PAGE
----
Not surprisingly, BAT's technological approach is not looked upon kindly by its human competitors. "One of the myths I hear a lot is that celebrities are inaccessible," says Kristi McCormick of Matchbook Co. in New York, a small firm that helps clients such as Starwood Hotels and L'Oreal decide which celebrities to hire. "There's so much talent out there that you don't need BAT to find them. Just do a Google search -- everybody's on Twitter and Facebook now."

Noreen Jenney Laffey of the Celebrity Endorsement Network in Calabasas, Calif., says that finding just the right star for a brand is a sophisticated art that can't be done by a computer. "This seems like a cookie-cutter way to do it," she says of BAT. "Maybe it's good for quick down-and-dirty stuff, but how well do they know the talent? I made a deal years ago with [San Diego Padre Hall of Famer] Tony Gwynn for Denny's because I found out that he had met his wife at a Denny's. There's definitely a benefit to the personal touch."

Steelberg says he agrees that the human element is important, but argues that technology allows him to bring celebrities to many more small-dollar clients than small firms like Laffey's possibly could -- and gives advertisers far more flexibility. "We're not trying to dehumanize the process. We're trying to improve it," he says. "It's like technology on the stock market that lets you be a day trader or be like Warren Buffett and buy and hold. You can have a short relationship with the celebrity or a long one. I provide the tools that let you do both."

A bigger problem could be that if Steelberg is successful, his technology could help devalue the entire concept of the celebrity endorsement. (He could also spawn competitors: There are a lot of sophisticated technologists who understand ad networks and analytics software.) BAT is the natural outgrowth of our networked age in which anyone can become a YouTube or reality-TV superstar and the "personal branding" movement has turned otherwise decent citizens into zealous self-promoters obsessed with their blogs, websites, and tweets while trying to manipulate Google to get noticed. The easier it gets to become famous, the less impact it will have to book a celebrity to endorse your product.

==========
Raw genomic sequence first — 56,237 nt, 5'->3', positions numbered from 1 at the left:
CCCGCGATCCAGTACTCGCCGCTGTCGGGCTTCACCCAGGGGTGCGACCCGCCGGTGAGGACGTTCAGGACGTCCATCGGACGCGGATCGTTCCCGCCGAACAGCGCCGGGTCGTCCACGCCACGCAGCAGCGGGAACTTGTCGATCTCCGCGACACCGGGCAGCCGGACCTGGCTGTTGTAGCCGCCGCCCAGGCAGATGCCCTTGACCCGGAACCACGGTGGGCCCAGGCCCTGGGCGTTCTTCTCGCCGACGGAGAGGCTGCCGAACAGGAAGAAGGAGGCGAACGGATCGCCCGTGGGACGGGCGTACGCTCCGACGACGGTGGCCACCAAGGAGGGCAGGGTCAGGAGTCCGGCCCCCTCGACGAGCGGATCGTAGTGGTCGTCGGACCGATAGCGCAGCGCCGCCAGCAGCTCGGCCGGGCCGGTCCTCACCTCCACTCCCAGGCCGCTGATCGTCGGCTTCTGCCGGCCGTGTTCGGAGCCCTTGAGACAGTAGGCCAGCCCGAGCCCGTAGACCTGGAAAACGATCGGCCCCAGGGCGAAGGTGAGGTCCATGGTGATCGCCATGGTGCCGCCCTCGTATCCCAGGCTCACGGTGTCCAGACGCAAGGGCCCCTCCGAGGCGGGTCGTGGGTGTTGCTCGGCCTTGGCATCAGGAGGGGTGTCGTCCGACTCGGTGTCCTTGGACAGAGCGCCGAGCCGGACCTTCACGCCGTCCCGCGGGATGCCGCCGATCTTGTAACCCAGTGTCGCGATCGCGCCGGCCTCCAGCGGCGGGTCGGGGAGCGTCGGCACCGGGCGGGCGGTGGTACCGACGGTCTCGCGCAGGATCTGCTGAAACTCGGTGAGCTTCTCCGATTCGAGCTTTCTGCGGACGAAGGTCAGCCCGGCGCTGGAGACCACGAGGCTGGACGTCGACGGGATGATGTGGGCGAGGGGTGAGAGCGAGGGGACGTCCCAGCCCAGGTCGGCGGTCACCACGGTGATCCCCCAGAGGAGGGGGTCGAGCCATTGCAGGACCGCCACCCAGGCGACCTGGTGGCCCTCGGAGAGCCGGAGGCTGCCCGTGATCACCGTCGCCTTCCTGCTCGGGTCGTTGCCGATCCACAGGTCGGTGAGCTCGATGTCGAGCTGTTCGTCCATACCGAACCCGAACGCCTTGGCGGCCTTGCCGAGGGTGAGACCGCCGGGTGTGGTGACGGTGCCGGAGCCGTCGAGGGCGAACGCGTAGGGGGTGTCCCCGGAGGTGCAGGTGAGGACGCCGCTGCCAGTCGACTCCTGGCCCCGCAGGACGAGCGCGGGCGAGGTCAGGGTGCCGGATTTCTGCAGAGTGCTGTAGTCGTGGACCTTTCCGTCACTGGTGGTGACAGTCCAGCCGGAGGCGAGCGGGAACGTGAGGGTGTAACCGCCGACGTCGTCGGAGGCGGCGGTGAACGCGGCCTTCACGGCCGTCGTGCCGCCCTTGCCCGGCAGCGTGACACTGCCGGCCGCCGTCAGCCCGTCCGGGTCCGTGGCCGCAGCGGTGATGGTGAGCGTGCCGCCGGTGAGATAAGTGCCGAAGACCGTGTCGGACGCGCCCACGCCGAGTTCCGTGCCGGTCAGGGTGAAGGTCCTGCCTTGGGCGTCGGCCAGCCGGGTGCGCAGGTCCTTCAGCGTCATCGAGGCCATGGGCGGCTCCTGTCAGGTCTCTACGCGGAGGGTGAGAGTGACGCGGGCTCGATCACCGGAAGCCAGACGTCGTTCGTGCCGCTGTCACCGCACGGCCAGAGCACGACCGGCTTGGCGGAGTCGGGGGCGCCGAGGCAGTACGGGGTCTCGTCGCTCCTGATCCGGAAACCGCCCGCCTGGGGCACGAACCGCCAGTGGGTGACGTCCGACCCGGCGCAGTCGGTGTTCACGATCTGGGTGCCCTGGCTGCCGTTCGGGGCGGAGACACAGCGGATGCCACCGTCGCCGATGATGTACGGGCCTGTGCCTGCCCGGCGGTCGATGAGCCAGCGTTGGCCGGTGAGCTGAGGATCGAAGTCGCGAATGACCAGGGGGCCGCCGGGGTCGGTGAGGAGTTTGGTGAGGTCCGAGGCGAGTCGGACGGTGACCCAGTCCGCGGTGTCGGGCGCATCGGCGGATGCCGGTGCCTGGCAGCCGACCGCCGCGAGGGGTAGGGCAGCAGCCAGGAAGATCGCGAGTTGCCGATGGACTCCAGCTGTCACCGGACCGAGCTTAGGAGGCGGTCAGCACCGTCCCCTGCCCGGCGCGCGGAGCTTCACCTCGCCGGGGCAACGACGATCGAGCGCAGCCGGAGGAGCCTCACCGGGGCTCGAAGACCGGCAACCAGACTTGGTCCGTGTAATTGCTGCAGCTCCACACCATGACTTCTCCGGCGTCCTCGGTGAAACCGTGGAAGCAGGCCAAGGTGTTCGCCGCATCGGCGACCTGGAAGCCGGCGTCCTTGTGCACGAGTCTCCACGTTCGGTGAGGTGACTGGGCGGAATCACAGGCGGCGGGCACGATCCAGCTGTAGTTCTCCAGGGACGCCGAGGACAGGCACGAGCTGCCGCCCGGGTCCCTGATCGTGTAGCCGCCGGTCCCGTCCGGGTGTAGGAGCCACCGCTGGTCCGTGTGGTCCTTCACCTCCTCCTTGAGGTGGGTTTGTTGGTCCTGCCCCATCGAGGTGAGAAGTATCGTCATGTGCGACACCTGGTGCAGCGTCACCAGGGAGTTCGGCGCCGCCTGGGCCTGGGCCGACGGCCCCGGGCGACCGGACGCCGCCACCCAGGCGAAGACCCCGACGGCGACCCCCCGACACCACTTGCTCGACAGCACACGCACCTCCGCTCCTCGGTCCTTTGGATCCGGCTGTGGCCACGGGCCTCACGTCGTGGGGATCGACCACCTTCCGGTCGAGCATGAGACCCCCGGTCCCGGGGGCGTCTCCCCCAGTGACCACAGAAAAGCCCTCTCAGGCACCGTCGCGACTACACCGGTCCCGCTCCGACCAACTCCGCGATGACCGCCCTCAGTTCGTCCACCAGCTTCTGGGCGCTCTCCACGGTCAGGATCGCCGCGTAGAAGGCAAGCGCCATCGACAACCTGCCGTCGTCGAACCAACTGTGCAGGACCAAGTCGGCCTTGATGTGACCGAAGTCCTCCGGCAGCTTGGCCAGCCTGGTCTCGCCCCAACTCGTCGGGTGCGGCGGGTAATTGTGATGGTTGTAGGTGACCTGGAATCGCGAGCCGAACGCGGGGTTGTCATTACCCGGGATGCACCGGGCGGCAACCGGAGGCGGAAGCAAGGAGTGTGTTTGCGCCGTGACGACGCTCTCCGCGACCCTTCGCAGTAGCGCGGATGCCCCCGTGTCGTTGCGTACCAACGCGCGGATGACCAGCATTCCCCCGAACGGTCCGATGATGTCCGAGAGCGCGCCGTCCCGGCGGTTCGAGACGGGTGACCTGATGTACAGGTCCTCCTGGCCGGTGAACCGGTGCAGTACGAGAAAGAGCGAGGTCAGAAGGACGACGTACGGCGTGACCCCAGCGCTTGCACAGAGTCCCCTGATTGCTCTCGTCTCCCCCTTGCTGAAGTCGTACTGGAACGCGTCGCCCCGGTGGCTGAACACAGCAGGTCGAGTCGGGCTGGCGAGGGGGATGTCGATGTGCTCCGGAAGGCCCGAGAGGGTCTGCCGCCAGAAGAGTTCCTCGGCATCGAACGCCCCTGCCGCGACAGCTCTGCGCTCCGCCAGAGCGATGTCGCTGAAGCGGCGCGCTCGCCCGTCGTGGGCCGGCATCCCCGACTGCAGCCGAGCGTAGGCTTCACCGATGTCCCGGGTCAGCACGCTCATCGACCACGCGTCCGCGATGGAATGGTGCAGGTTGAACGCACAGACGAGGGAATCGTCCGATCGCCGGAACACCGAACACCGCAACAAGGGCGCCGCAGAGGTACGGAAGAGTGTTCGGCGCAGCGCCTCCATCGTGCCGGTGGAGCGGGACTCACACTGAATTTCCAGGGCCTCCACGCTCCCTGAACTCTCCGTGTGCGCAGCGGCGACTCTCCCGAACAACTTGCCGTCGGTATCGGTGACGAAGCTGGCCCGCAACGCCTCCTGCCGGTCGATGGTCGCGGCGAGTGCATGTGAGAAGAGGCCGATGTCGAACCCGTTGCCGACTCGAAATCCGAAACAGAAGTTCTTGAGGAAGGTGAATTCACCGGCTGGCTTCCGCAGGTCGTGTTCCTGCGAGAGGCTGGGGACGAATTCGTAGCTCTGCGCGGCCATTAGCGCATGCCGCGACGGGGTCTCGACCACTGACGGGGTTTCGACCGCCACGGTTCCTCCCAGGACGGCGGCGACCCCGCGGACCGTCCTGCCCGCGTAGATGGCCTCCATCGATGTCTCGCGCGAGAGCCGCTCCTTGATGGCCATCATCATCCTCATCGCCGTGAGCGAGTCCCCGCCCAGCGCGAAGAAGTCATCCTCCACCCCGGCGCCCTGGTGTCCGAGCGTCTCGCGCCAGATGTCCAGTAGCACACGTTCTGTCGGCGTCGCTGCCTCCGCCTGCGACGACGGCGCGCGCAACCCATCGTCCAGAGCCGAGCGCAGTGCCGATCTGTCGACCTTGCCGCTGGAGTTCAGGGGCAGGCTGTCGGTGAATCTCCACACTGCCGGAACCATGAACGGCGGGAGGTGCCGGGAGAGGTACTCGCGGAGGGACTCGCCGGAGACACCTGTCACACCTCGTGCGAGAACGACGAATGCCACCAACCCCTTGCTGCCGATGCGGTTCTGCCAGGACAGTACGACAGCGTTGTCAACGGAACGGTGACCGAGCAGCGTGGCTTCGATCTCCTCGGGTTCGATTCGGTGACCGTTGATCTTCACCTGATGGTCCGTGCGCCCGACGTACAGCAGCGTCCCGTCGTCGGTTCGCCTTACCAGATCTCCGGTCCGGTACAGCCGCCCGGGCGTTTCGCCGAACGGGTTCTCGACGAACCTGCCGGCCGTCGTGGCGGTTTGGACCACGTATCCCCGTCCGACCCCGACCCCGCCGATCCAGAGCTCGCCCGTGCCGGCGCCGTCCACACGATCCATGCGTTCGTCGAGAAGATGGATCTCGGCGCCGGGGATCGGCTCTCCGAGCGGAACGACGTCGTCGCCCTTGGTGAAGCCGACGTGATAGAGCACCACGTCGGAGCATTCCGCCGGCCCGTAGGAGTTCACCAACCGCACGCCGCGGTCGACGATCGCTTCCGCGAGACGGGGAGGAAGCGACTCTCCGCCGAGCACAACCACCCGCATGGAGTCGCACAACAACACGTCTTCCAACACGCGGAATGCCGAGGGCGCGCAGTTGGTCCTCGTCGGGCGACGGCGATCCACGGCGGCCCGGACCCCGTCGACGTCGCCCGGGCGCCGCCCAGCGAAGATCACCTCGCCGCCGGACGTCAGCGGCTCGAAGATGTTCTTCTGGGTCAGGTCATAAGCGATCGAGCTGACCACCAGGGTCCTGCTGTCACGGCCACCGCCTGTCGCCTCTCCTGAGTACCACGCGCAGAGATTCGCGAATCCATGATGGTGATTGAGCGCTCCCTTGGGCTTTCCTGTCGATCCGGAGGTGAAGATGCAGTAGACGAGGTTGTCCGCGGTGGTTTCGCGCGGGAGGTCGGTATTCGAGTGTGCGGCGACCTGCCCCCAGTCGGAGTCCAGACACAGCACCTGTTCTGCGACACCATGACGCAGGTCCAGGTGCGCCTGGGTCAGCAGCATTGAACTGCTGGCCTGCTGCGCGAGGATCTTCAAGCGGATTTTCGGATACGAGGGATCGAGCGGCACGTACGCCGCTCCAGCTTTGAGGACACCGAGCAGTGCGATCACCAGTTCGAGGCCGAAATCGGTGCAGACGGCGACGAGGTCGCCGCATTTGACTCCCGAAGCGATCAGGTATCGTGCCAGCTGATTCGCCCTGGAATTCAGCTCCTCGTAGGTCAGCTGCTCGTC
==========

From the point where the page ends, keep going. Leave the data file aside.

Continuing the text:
So while BAT would certainly welcome "celebutantes" such as Paris Hilton and folks like Kim Kardashian who are famous for, well, being famous, I'd humbly (and admittedly self-servingly) submit that advertisers should scour the BAT database for talent and accomplishment instead. Consumers are discriminating enough to judge brands hawked by reality-show contestants differently from those promoted by highly trained and disciplined performers such as Penny Thomas, Jennie Finch, and a certain ballroom dancer I know. No marketer has hired Tatiana -- yet -- but beyond the financial rewards, it would be heartening to know that in our digital, fame-obsessed world, hard work and skill can still sell toothpaste.